What is Limestone Month?

Limestone Month, an annual celebration each June, is a series of festivals, tours, and events to honor the prolific history of the limestone industry in Monroe and Lawrence Counties. Check our events calendar HERE for more information on Limestone Month events.
 

What is Salem Limestone?

Salem Limestone, also known as Indiana Limestone, Bedford Limestone, Bloomington Limestone, and many other names, is an incredibly pure majority calcium carbonate sedimentary rock. It was created over the accumulation of small shelled organisms under the shallow inland sea that covered Indiana millions of years ago.
 

Where is Indiana Limestone used?

All over the place! Indiana Limestone can be found everywhere from the Pentagon to the Empire State Building to homes around the country. You can find Indiana Limestone in a number of iconic buildings across the United States. You may be surprised to learn that in New York City alone there are several examples of Indiana Limestone in use including Ellis Island, the Metropolitan Museum of Art, and Grand Central Station.
 

Is limestone still used?

Yes! Indiana Limestone is a great building material and several local businesses and artists continue to use limestone for its ease of workability and appealing look.
 

Are people still working with and carving limestone today?

Yes! Today's carvers are a diverse group of artists. Some are born to it, still working in the industrial side of the business alongside or in the tradition of their fathers, uncles or brothers who have done the same. Others are artists who have sought out the beauty and ease of limestone, sometimes across long distances, after exploring other mediums. 

Indiana Limestone Symposium
Each June, the Indiana Limestone Symposium brings together experienced carvers, hopeful artists and complete novices in an open area on the grounds of the Bybee Stone Company in Ellettsville, Indiana. Instructed by nationally-known stone artists with ears of carving experience in sculptural and architectural carving, these artists learn to carve or improve their technique under the Indiana summer sun.

Amy Brier
A co-founder of the Indiana Limestone Symposium, Amy has exhibited her work locally, nationally and internationally. She is a board member of the Stone Carver's Guild. Amy combines traditional carving techniques with contemporary art ideas such as public interaction and appropriation. Amy's architectural carvings can be seen on the new Simon Hall on the IU campus and her sculpture Impression can be seen on the Bloomington campus of Ivy Tech. Amy's unique Roliquery series features a carved limestone sphere on a bed of sand that the viewer can use to create images in the sand.  

Dale Enochs 
Creator of the centerpiece sculpture located near City Hall on Bloomington's B-Line Trail, Dale Enochs is a local artist working in limestone. Dale's work has been on display at the Indianapolis International Airport, in Bloomington area art galleries and restaurants and at the Indiana Governor's Residence. His sculptures range from small tabletop pieces to huge, outdoor installations.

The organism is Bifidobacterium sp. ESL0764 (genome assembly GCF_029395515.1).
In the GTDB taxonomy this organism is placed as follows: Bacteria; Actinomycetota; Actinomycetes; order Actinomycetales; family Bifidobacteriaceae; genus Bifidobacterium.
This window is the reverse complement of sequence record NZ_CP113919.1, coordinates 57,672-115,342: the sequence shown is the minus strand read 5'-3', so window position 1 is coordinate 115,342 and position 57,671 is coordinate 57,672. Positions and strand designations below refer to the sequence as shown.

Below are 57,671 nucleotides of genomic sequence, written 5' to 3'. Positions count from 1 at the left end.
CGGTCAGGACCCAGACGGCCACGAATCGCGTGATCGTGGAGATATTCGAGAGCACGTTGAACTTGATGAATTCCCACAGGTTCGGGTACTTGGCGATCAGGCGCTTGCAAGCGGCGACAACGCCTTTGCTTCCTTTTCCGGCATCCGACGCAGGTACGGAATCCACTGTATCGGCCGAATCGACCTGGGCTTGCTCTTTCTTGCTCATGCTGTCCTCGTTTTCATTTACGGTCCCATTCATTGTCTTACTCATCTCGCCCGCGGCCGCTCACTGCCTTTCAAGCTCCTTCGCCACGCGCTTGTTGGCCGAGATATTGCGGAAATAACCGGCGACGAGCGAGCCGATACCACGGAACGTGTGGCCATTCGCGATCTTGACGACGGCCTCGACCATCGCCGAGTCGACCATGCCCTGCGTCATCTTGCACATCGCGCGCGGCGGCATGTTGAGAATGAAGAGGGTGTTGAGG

James Lax
The works of this stone carver range from traditional architectural elements to lifelike sculptures. His work can be seen locally at the Karst Dog Park and on his website.
 

Where can I learn more about the Indiana Limestone industry?

Indiana Bedrock Project
This cooperative project seeks to research, catalog and ultimately digitize various photographs, letters, newspaper clippings, business records and other ephemera relating to the Matthews Brothers Stone Company, a limestone quarry which operated out of Ellettsville, Indiana from 1862 to 1978. Though especially concerned with the Matthews Brothers Stone Company, the project seeks to uncover the development of the Indiana limestone industry across the nineteenth and twentieth centuries.

Indiana Geological and Water Survey
The IGWS is located on the Indiana University campus and is a wealth of information about all types of rocks, fossils, and minerals found in the Hoosier state. Here, you'll learn about the type of Limestone found in this part of Indiana, some of the history of quarrying and the properties of Indiana limestone that make it so sought after. 

Indiana Limestone Institute of America
The Indiana Limestone Institute of America is a resource for architects, contractors, building owners and others seeking accurate, unbiased information about the use of Indiana Limestone in construction. ILI's technical publications and their "Indiana Limestone Handbook" are widely recognized as being among the best "how-to" books in the construction industry. 

Indiana University Archives
A department within the Indiana University Library System, the IU Archives are a wealth of information about all things related to Indiana University. This includes historical and cultural information, such as historic photographs and articles about various happenings on campus, such as the quarrying of limestone and the construction of new buildings and landmarks.

Lawrence County Museum of History
Located in downtown Bedford, Indiana, the Lawrence County Museum of History is a great resource for learning more about the heritage of Indiana Limestone in the Bedford and Lawrence County community. Much of downtown Bedford is constructed from the local stone and the area's limestone companies, cutters, and carvers have profoundly affected the development of communities within Lawrence County. 

Monroe County History Center
The Monroe County History Center is your resource for all things related to the history and heritage of Monroe County. In their permanent exhibit, you'll find vestiges of the Limestone industry's history and heritage, including tools, models and a video. Learn more about how the area's vibrant limestone industry helped shape the community.